Skip to content

10 September 2022

Care trajectory in homes care users across mortality-risk profiles: an observational study

Maya Murmann , Bruyère Research Institute , Canada

Douglas Manuel, Ottawa Hospital Research Institute
Peter Tanuseputro, Ottawa Hospital Research Institute
Carol Bennett, Ottawa Hospital Research Institute
Michael Pugliese, ICES uOttawa
Wenshan Li, Ottawa Hospital Research Institute
Rhiannon Roberts, Ottawa Hospital Research Institute
Amy Hsu, Bruyère Research Institute

Abstract

Objectives: RESPECT is a prognostic tool, developed using linked population-based data, to predict 6-month mortality in community-dwelling older adults. RESPECT is implemented and openly accessible as a web-based tool on ProjectBigLife.ca, where over 700,000 calculations have been performed to date. Our objective was to describe healthcare utilization patterns among home care (HC) users across mortality risk profiles generated from RESPECT to inform care planning for older persons who have varying mortality risks and levels of care needs as they decline.

Method: We conducted a retrospective cohort study examining healthcare use among HC users in Ontario, Canada, who received at least one interRAI HC assessment between April 2018 and September 2019. Using linked health administrative data at the individual level, we examined the use of acute care (hospitalizations and emergency department (ED) visits), long-term care (LTC), and palliative home care within 6-months of each assessment and prognostication using RESPECT. Mortality risk profiles from RESPECT were created based on the median survival.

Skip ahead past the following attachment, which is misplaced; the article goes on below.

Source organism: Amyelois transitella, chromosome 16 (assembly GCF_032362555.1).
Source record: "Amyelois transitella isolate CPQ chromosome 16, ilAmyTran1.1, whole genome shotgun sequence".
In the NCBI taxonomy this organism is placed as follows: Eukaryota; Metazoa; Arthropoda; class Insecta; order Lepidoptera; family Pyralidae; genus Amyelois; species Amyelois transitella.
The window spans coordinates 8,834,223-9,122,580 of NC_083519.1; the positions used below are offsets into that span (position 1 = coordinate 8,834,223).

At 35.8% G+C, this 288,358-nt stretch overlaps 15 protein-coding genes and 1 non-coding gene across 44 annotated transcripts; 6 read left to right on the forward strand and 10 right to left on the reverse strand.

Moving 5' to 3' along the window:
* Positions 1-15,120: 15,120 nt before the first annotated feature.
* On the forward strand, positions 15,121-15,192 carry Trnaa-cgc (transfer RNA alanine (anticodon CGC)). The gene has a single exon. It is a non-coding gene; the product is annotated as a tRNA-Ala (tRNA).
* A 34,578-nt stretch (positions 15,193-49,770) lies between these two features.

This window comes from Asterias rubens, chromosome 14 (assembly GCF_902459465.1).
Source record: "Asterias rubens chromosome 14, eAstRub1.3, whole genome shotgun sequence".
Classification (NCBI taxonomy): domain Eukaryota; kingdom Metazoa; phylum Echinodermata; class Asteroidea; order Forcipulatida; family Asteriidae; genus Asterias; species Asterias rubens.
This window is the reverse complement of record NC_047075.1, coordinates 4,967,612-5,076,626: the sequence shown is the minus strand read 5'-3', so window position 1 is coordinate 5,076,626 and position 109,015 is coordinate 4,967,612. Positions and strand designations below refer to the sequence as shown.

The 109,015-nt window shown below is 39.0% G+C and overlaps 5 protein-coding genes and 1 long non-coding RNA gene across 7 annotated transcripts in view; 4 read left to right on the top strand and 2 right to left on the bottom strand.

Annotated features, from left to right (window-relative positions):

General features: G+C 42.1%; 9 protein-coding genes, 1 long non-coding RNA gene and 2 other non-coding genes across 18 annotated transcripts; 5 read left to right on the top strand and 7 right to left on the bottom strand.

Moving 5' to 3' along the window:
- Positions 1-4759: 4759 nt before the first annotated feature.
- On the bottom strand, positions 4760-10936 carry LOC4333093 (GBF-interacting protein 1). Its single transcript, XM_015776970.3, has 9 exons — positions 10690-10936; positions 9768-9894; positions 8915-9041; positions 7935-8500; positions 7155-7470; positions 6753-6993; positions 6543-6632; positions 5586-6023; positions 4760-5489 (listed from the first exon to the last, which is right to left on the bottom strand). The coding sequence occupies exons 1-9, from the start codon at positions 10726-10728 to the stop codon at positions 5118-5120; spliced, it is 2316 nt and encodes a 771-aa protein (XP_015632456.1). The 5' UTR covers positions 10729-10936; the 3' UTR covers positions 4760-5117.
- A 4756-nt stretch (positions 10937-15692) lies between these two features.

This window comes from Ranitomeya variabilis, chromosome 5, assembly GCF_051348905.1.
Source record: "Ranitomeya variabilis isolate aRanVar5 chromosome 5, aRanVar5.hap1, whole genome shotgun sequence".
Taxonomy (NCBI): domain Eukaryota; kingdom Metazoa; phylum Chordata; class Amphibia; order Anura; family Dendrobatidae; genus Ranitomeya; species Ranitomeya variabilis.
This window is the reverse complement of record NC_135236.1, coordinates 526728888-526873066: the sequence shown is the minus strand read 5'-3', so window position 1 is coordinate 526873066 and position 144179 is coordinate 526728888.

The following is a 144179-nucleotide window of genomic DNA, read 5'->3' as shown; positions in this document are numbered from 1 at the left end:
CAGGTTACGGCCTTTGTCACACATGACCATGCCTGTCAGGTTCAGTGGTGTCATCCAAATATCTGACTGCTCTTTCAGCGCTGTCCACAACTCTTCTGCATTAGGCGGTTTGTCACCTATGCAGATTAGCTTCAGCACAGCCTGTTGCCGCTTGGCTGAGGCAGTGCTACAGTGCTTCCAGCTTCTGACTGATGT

Results: The cohort comprised 247,377 community-dwelling older adults; 14.3% died within 6-months of an assessment. Among decedents, half (51.51%) of HC users with a predicted median survival of less than 3-months received at least one palliative care home visit; 39.17%, 34.82% and 13.84% visited the ED, were hospitalized, or were admitted to LTC, respectively. The proportion of assessments that received at least one palliative HC visit declined to 43.11% and 30.28% of assessments with a median survival between 3- and 6-months and those between 6-months and 12-months, respectively. The proportion of assessments with an acute care use increases with increasing median survival.

Conclusion: A considerable proportion of people at the end-of-life do not receive any palliative home care and continued to be institutionalized. This may be indication that the reduced life expectancies and palliative care needs of many older adults are not being recognized, thus demonstrating the value of prognostic models like RESPECT to inform care planning for individuals in their final years of life.


Skip to toolbar